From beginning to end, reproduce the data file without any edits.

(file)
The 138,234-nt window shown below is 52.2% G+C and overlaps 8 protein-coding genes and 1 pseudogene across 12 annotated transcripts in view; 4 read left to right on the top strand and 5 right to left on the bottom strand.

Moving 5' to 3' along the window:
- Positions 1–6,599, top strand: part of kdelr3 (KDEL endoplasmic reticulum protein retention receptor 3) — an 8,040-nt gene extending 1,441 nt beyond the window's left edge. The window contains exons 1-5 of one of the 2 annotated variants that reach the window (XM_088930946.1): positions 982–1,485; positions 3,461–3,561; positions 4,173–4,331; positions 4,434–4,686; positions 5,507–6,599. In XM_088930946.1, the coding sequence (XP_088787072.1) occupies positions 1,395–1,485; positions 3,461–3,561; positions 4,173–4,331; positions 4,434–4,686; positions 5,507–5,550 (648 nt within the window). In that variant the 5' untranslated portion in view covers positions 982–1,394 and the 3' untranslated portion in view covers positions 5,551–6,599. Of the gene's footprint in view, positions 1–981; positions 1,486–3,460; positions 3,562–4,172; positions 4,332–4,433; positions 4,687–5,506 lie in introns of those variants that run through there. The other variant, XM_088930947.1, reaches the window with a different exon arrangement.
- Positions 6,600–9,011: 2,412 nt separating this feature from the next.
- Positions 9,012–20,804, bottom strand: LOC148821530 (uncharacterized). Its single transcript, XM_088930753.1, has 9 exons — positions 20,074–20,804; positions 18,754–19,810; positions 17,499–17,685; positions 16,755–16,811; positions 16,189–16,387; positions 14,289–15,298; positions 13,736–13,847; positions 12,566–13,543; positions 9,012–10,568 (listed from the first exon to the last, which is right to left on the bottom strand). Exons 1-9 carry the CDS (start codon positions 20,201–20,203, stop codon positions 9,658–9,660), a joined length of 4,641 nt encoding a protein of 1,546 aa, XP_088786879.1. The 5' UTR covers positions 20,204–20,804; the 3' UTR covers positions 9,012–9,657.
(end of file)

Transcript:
The 138,234-nt window shown below is 52.2% G+C and overlaps 8 protein-coding genes and 1 pseudogene across 12 annotated transcripts in view; 4 read left to right on the top strand and 5 right to left on the bottom strand.

Moving 5' to 3' along the window:
- Positions 1–6,599, top strand: part of kdelr3 (KDEL endoplasmic reticulum protein retention receptor 3) — an 8,040-nt gene extending 1,441 nt beyond the window's left edge. The window contains exons 1-5 of one of the 2 annotated variants that reach the window (XM_088930946.1): positions 982–1,485; positions 3,461–3,561; positions 4,173–4,331; positions 4,434–4,686; positions 5,507–6,599. In XM_088930946.1, the coding sequence (XP_088787072.1) occupies positions 1,395–1,485; positions 3,461–3,561; positions 4,173–4,331; positions 4,434–4,686; positions 5,507–5,550 (648 nt within the window). In that variant the 5' untranslated portion in view covers positions 982–1,394 and the 3' untranslated portion in view covers positions 5,551–6,599. Of the gene's footprint in view, positions 1–981; positions 1,486–3,460; positions 3,562–4,172; positions 4,332–4,433; positions 4,687–5,506 lie in introns of those variants that run through there. The other variant, XM_088930947.1, reaches the window with a different exon arrangement.
- Positions 6,600–9,011: 2,412 nt separating this feature from the next.
- Positions 9,012–20,804, bottom strand: LOC148821530 (uncharacterized). Its single transcript, XM_088930753.1, has 9 exons — positions 20,074–20,804; positions 18,754–19,810; positions 17,499–17,685; positions 16,755–16,811; positions 16,189–16,387; positions 14,289–15,298; positions 13,736–13,847; positions 12,566–13,543; positions 9,012–10,568 (listed from the first exon to the last, which is right to left on the bottom strand). Exons 1-9 carry the CDS (start codon positions 20,201–20,203, stop codon positions 9,658–9,660), a joined length of 4,641 nt encoding a protein of 1,546 aa, XP_088786879.1. The 5' UTR covers positions 20,204–20,804; the 3' UTR covers positions 9,012–9,657.